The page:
My husband could say I am “worth it” despite my bipolar illness, but he does not. Instead, we both say that is a question that should never be asked.
When it is below zero and I am ice fishing on a frozen Alaskan lake, I concentrate all my energy on catching fish. Each time I fish, my husband—who knows I love fishing more than almost anything—immediately goes into support mode.
Read the rest of this article about bipolar disorder and love at https://www.bphope.com/blog/love-bipolar-disorder-and-being-worth-it/.
Remorse after a bipolar episode can cause tremendous pain, but when everybody else says “don’t look back,” I say: “look.”
I once read a book about tracking animals, and when I lived for several months on the edge of the enormous Chugach State Park in Alaska, I tracked a snowshoe hare in the alder thickets along the side of a popular hiking trail.
Read more of my blog article at bphope.com https://www.bphope.com/blog/self-tracking-moving-forward-after-a-bipolar-episode/
On the rivers I used to float upon in western Alaska, I liked to just eat the peanut butter out of the Reese’s Peanut Butter Cups. There was just too much chocolate in the whole thing for me. As I sat on the edge of the big rubber raft in my waders and wading jacket, I would fling each piece of extra chocolate into the ripples below. A velvety gift to whoever fancied it.
Read more at http://oc87recoverydiaries.com/bipolar/
Over the last year-and-a-half, I have slowly been tapering off of my medication cocktail. I had gotten up to maybe eight bipolar medications and now I’m down to about half that many. This process has worn me out, damaged my self-esteem, and almost wrecked me. I feel sorry sometimes for my husband, who comforted and loved his newlywed wife through the ups and downs and crazies of coming off the likes of Latuda and lithium.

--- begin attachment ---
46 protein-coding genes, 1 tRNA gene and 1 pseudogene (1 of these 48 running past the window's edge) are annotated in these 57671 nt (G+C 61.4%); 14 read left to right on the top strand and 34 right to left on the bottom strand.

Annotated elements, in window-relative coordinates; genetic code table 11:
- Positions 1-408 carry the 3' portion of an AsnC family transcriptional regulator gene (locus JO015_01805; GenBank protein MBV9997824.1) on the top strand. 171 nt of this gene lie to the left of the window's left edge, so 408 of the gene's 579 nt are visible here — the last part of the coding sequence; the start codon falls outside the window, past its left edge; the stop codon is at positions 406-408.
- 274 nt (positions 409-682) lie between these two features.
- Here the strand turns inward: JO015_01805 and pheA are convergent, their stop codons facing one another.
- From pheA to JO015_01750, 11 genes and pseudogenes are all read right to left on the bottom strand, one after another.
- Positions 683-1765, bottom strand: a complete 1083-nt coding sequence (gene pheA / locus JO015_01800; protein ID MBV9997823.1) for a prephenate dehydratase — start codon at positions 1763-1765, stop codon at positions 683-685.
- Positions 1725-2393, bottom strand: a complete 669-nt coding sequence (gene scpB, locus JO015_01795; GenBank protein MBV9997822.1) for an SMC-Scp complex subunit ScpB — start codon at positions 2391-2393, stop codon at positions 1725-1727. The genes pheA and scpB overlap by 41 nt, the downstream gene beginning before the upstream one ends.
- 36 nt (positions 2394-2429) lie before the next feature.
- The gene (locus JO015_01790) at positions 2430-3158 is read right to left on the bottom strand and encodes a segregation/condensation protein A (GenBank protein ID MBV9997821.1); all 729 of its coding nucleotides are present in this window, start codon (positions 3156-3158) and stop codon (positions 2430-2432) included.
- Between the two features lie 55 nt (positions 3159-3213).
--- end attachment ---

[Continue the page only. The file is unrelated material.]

It’s so easy to start a medication. The doctor just prescribes it, without thinking that you may have to get off it one day. As a result, I’m still on clonazepam, a benzodiapine, and, yes, I’m totally addicted.
Even though I’m getting older, I want to have a baby. It’s my only real regret in life– that I never had my own children. My young nieces have babies, and I am secretly envious– I am twice their age, and I’ve never given birth. I would be a very high-risk pregnancy, and I am worried about how my mental illness will react to not being on any medicine, but I am willing to try. The clock ticks away, but right now I am weaning off two more. I worry about weaning off of them and what it might do to me, but I am doing well so far.
My husband is wonderful. He takes care of me when I am ill. I try to make it up to him– although he says I don’t need to– by feeding him and providing for him in any way that I can. He puts up with the paranoia, my overwhelming fears, and the obsessive thoughts. He protects me when I have suicidal thoughts. He does have a limit though. He gets stressed out and short-tempered after a few weeks of cycling. I’ve learned that it takes about three weeks of withdrawal before it starts to affect him too. Even though it is sometimes hard, he loves me completely.